Eat tropical fruit till you drop. Buy durian 24/7 on Nguyễn Tri Phương street where multiple vendors set up shop on the sidewalk. Ask the taxi to take you. You can sell the durian as you approach. If you’re not into creamy but stinky durian, stick with the creamy mangos, custard apple, and bananas from the wet markets.
For up-market Viet fare, try:
Hoang Yen Restaurant
148 Hai Ba Trung, Dist. 1 and other locations. Lots of well-heeled locals go here for good service and well-crafted fare. It’s a tablecloth business and consistently good.
Phu Xuan Restaurant
128 Dinh Tien Hoang St., Da Kao Ward, D.1. Excellent Hue food in exceptionally tiny restaurant. They obtain ingredients from small producers and farms. Antiques, polite service, high-quality food.
34 Nguyen Thi Dieu St., District 3. The restaurant owned and operated by the Vietnamese Julia Child/Wolfgang Puck – Mrs. Nguyen Dzoan Cam Van. It’s located down a quiet street and offers refined Vietnamese fare. Inquire about cooking classes with Dzoan, who is one of the foremost authorities on Vietnamese cooking.
Get takeaway from a bakery/deli like this one:
64-68 Ham Nghi St., District 1. A huge deli/bakery/prepared-foods business located on a busy corner. You can get banh mi, Chinese roasted meats, steamed cassava and bao, rice plates, all kinds of Viet takeaway. Their baguette facilities are on site. There are many Nhu Lan bakeries abroad and their model is this one.
What to Do in Saigon
I'm not a War Remnants museum visitor or Cu Chi Tunnels kind of gal. Aside from eating, you can people watch, learn some history, buy books, shop for oddball food souvenirs and get some art under your belt at these spots:
Saigon Botanical Garden and Zoo
2B Nguyen Binh Khiem, District 1. Escape from fast-paced Saigon by strolling through the lovely grounds and exploring the tropical flora. I love seeing all the romantic couples during the weekends.
135 Nam Ky Khoi Nghia, District 1. One of the city’s most fascinating sights for those interested in history, politics, architecture and art. It’s the history 1966 building that the North Vietnamese tanks rolled into on April 30, 1975. Mid-century architecture and interior design. Check out the basement kitchen.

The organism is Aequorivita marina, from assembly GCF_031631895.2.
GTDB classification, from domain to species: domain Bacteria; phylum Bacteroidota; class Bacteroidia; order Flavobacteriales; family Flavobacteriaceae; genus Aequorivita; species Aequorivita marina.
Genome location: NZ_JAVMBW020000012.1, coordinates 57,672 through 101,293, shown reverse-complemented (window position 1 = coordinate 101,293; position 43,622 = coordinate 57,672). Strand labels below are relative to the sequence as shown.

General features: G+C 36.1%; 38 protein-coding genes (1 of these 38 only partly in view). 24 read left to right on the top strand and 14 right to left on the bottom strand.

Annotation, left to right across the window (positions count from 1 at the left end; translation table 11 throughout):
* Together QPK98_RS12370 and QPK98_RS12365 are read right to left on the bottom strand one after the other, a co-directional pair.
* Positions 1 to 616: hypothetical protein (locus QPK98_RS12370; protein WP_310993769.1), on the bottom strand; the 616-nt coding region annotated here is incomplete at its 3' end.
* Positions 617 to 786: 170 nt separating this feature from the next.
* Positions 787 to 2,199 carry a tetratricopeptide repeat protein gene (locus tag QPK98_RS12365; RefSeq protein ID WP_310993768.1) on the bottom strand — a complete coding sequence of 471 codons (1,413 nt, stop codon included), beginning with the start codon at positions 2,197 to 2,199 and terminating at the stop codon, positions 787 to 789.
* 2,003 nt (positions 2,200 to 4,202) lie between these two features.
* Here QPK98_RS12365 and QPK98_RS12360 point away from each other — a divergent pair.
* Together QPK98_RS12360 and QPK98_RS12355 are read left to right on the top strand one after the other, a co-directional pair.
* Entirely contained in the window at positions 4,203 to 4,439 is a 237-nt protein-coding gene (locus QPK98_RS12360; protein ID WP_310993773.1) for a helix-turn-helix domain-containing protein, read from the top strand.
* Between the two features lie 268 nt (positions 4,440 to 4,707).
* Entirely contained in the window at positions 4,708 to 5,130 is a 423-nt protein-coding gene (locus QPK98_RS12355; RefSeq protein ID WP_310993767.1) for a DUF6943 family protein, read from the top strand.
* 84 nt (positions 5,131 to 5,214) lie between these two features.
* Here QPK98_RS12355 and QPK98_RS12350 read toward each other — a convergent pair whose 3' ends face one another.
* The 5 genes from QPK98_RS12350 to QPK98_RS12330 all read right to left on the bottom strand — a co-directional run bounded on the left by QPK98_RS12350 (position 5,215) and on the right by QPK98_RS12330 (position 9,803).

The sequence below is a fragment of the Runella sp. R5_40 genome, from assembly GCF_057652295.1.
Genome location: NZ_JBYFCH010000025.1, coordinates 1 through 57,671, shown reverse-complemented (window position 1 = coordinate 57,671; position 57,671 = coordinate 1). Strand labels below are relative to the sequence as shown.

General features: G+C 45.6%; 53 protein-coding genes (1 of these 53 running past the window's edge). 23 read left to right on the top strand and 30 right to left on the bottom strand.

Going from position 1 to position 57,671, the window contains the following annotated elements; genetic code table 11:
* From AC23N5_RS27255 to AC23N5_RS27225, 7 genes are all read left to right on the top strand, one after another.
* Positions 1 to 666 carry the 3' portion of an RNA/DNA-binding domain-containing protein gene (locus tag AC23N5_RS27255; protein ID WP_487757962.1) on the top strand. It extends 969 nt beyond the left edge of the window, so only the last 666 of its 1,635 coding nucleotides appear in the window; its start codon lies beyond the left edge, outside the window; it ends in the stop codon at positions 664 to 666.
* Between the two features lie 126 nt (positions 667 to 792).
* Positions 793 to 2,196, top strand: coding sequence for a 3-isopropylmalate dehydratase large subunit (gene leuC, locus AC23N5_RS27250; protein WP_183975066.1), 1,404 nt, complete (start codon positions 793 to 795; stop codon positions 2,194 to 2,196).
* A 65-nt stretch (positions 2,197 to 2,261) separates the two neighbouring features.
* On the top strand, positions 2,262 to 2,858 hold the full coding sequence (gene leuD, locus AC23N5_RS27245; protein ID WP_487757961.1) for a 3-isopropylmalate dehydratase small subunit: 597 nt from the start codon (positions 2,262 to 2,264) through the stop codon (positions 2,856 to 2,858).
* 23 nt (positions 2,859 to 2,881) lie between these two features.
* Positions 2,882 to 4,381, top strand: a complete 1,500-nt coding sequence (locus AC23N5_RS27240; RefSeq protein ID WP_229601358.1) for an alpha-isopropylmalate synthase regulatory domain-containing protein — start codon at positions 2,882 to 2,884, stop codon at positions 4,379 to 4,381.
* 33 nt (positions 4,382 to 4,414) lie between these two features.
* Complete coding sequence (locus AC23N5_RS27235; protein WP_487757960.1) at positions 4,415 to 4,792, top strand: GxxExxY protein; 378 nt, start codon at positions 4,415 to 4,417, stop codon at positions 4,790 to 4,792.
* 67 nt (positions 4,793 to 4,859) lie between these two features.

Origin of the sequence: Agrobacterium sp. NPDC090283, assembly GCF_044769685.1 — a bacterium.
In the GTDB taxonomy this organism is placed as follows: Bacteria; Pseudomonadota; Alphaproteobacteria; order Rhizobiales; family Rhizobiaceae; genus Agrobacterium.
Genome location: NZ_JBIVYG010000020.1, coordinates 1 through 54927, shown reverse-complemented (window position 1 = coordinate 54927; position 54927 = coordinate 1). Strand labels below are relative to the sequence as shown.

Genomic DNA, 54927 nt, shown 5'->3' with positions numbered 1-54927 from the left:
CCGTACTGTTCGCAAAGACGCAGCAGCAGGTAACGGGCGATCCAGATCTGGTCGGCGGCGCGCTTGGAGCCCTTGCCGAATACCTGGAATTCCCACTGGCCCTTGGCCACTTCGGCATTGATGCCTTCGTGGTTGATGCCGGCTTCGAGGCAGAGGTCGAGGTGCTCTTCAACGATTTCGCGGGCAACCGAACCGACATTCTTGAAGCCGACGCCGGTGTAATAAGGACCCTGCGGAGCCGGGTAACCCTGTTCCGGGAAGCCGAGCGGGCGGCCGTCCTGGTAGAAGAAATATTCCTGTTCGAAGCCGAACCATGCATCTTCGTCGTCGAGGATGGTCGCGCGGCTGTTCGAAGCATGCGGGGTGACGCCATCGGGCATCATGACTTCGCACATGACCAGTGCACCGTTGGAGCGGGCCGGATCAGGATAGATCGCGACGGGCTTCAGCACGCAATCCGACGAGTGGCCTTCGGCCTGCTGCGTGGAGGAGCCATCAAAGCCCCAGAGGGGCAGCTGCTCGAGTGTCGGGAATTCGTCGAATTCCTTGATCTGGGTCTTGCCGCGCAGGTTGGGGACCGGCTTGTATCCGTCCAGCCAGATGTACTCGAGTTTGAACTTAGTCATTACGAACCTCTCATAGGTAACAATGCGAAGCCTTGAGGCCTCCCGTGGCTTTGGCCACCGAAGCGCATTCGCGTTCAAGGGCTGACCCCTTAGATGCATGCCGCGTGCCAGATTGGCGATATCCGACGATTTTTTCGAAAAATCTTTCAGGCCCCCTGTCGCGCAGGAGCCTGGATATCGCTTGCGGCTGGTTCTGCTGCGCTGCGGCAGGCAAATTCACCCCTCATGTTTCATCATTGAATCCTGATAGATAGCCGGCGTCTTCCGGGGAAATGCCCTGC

Fine Arts Museum
97A Pho Ðuc Chinh, District 1. The collection is so-so but the colonial building is great to linger in. Nice little galleries in that area to wander through and purchase from.
Binh Tay Market-Cholon
Đường Tháp Mười, District 6. Much better than Ben Thanh Market in District 1. Don’t miss a chance to wander this maze of dry goods and fresh food. This is the central market in the Cholon Chinese district and is mainly wholesale. However, you can purchase hard-to-find ingredients such as reddish-black peppercorns from Phu Quoc Island. If you go to Ben Thanh Market, you’ll find it to be touristy and sterile. Head across the street to the Old Market (Cho Cu) north of Ham Nghi between Ton That Dam and Ho Tung Mau. You’ll see the permanent stalls on the street. Nice little market.
185 Dong Khoi and 40 Nguyen Hue. Best bookstore for English, French and Vietnamese books. It is government run but that’s fine. They control the content anyway, no? I go to every one of the stores to rummage through the cookbook collection, which is mostly in Vietnamese. Great for maps and dictionaries too!
Where to Stay
Options abound but don’t expect rock bottom prices in Saigon as hotel rooms can be low supply during peak travel times. The food is inexpensive! Also, beware of ++ (plus plus) where there are extra taxes added on to the room rate. Here are a couple spots to consider:
Bong Sen Hotel
117-123 Dong Khoi, District 1. www.hotelbongsen.com
Moderately priced accommodations in main shopping and entertainment district. Comfortable, budget rooms are available at Bong Sen Hotel Annex (61 – 63 Hai Ba Trung Street). I usually stay at the annex when money is tight.
Sommerset Chancellor Court
No 21-23 Nguyen Thi Minh Khai, District 1. www2.somerset.com/
Moderately-priced executive service apartments conveniently located near the tourist hub but not in the busy, noisy heart of it. The marginal looking pho joint (says Pho Bac) a few doors down is actually quite good. Don’t mind the young people watching TV.
Side Trips from Saigon
Go into the Mekong Delta and if you can, visit Can Tho if you want to stick to the city. Trek out to Chau Doc for a crazy border town scene or fly to Phu Quoc island to sample the finest fish sauce in Vietnam! Flights from Saigon are inexpensive and easy to book.
Additional helpful information:
Previous posts and discussion regarding travel to Vietnam include:
- Tips for getting a Vietnam travel visa
- How to eat safely and stay healthy while traveling in Vietnam
- Food souvenirs worth bringing back from Vietnam
Preview travel and eating in Vietnam through these Vietnam travel series by these culinary experts: